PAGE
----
To get around the “Interpretation Against the Drafter Rule,” some lawyers insert a clause into the contracts they draft that provides, in effect, “The parties agree that no one party drafted this contract, but we both contributed to it, and, so, the ‘Interpretation Against the Drafter Rule’ doesn’t apply to this contract.” This kind of clause, most often called an “Ambiguity Clause,” is nothing more or less than an attempt to evade the “Interpretation Against the Drafter Rule,” and thus accountability for their sloppiness or sleaziness. The Ambiguity Clause seeks to take away risk of the consequences of ambiguity from the shoulders of the drafter, and place it on the shoulders of the non-drafter.

Since most workplace agreements are drafted by employers’ lawyers, and not by employees’ lawyers, Ambiguities Clauses are especially common in workplace agreements. Thus, it is wise for employees and their lawyers to watch out for the Ambiguity Clause, and to consider taking certain precautions to address the additional risk it represents.

LESSON TO LEARN: This is what a typical “Ambiguity Clause” looks like:

    Ambiguities: The parties agree that this agreement was drafted by the lawyers for both parties, and so neither party can be alleged to be the primary drafter. Accordingly, any rule or law of contract interpretation that would require interpretation against the interests of one of the parties is inapplicable when interpreting this agreement, and in all events.”

Here is another common version of an “Ambiguities Clause,” with a different title:

    Construction: The parties acknowledge and agree that any statute, principle, or rule of contract construction that requires that ambiguities are to be resolved against the drafting party, shall not be employed in the interpretation of this Agreement.”

If you notice an “Ambiguities Clause” in any workplace agreement you are being asked to sign, now you know what it means, and you are aware that it being there leans a bit against your interests, and so you are well-advised to be on guard a bit more than usual for ambiguities in the agreement, before signing it.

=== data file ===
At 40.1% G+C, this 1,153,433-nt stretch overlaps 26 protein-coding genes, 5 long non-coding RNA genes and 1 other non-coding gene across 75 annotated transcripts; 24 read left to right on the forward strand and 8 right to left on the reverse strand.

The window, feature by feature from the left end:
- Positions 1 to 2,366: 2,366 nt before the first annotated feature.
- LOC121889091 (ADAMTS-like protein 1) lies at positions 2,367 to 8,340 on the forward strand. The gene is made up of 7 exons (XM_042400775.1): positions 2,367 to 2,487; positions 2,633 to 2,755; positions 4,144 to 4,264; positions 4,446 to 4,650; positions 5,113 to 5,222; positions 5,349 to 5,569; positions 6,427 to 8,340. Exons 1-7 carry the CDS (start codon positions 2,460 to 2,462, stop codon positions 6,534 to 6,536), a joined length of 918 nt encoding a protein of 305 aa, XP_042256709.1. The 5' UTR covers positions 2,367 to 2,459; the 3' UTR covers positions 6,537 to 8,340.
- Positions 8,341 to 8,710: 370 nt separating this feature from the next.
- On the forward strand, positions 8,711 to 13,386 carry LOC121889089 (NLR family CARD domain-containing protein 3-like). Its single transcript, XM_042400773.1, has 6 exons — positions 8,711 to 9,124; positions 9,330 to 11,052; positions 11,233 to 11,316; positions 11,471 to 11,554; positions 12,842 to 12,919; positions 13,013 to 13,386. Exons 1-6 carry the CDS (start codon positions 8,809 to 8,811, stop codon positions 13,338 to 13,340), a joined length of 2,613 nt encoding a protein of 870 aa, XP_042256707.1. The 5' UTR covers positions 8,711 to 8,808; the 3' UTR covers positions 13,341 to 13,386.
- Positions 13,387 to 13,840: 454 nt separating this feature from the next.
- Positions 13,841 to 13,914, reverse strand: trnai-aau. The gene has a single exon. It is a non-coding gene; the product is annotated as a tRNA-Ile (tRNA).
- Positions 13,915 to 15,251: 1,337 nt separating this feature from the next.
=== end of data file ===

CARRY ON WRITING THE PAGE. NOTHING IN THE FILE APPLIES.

WHAT YOU CAN DO: If you are considering signing a workplace agreement of any kind, it is always prudent and wise to read it over carefully before you sign it. If it contains an “Ambiguities Clause,” be even a bit more cautious. If you notice an “Ambiguities Clause” in the agreement under your consideration, here are some ideas, tips and thoughts to bear in mind:
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Know Who Your Employer Is? – You May Be Wrong.

Published on March 22nd, 2017 by Alan L. Sklover

“During the day, I don’t believe in ghosts.
At night, I’m a little bit more open-minded.”

– Author Unknown

Case History #1: Newly Established Entity: George interviewed for a position with a well-known sales and marketing agency headquartered in Italy. After being told he was their first choice candidate, basic terms were successfully negotiated. George was then presented with an Offer Letter to sign, which he forwarded to us for review. His email said, “Looks fine to me. All terms are what was agreed to. I will be opening a U.S. office. Two year commitment. Please look for any legal issues. I resigned my present position yesterday.”

One “legal issue” really troubled us: the name of the “Employer” in the Offer Letter was very similar to the Italy-based company, but it was slightly different. Our internet research revealed that the “Employer” listed in the Offer Letter was not the same employer George thought he would be employed by. Instead, it was a new company, established in the U.S. just two weeks earlier by the Italian company, with no bank account, no assets and no credit. Sure enough, George’s Offer Letter represented far less of a “commitment,” than George had thought.